From 1990 to 2005, the cure rate for the most common form of childhood leukemia, acute lymphoblastic leukemia, has increased to 90%. Given that the disease was essentially incurable just fifty years ago, this is a tremendous achievement. The author of the article, Dr. Stephen Hunger, stressed that the work will not stop until the cure rate is 100%
Patients treated with chemotherapy sometimes suffer from what is commonly called 'chemo-brain', a group of symptoms related to memory and concentration defects. A study was done with long-term breast cancer survivors who had been treated with a specific chemotherapy regimen (cyclophosphamide, methotrexate and fluorouracil). The survivors were compared to women of the same age who had NOT had cancer. The results showed that the women treated with chemotherapy had memory and processing defects many years after the treatment ended.
Cruciferous vegetables, including broccoli, cabbage, collards, and kale, are thought to have anti-cancer activity. The chemical responsible for the majority of the cancer-cell fighting effects is called sulforaphane. Sulforaphane is found at particularly high levels in broccoli.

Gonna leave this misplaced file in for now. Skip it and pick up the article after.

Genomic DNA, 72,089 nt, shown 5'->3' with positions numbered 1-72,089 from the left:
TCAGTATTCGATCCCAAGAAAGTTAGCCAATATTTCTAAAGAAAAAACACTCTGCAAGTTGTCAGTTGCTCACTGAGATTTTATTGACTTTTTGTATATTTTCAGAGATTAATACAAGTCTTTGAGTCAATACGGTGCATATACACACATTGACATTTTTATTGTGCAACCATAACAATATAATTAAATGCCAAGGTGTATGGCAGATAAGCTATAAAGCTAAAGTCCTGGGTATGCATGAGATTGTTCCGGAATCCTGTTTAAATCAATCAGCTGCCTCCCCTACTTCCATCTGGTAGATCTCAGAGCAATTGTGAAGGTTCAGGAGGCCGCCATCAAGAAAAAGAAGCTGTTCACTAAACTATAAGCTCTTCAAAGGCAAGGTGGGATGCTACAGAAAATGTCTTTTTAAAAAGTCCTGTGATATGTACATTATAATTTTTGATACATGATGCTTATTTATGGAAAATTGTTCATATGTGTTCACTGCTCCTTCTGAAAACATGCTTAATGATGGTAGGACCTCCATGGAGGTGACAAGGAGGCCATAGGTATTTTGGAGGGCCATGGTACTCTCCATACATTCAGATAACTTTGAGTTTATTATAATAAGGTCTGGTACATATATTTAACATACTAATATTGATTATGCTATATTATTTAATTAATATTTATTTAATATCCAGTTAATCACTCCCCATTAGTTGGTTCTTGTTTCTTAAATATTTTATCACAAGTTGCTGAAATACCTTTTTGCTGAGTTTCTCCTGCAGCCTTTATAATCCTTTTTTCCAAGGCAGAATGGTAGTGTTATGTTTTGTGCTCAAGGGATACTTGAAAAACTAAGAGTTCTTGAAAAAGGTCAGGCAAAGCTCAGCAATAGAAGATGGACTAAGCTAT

Much work has been done to identify the ways in which sulforaphane inhibits the growth of cancer cells. Previously, it has been shown that the chemical changes the way that DNA is utilized. It does this by interefering with proteins (histone deacetylases) that modify the proteins that organize our DNA (called histones).
New research with prostate cancer cells has shown that sulforaphane has more tricks up its sleeve. The chemical is able to change the way other enzymes modify DNA, again leading to altered cell behavior and inhibition of cancer cell growth.
Cancer cells that spread (metastasize) to other parts of the body from an original location frequently travel through the bloodstream. Because there are so few of these cells in blood, compared to the enormous number of red and white blood cells, the circulating tumor cells (CTC) are very difficult to find. A test that could find CTC would make diagnosing cancer easier and help doctors to design treatment plans.
New research has shown that it is possible to create small sheets coated with tiny 'nano dots'. Researchers then attached antibodies to the dots and showed that this new (bumpy and sticky) surface, was very good at capturing CTC. The researchers hope to develop a laboratory test to detect CTC with their technology.
Scientists from Florida and Canada have teamed up to develop a new tool for watching how cancer drugs affect their targets. The researchers linked drugs to tiny structures known as quantum dots (Qdots). When the drug-Qdot combination enters the cancer cells, the Qdots give off a reddish color, allowing them to be easily detected. The research should speed up the testing of new cancer drugs and allow tracking of drug activity over time.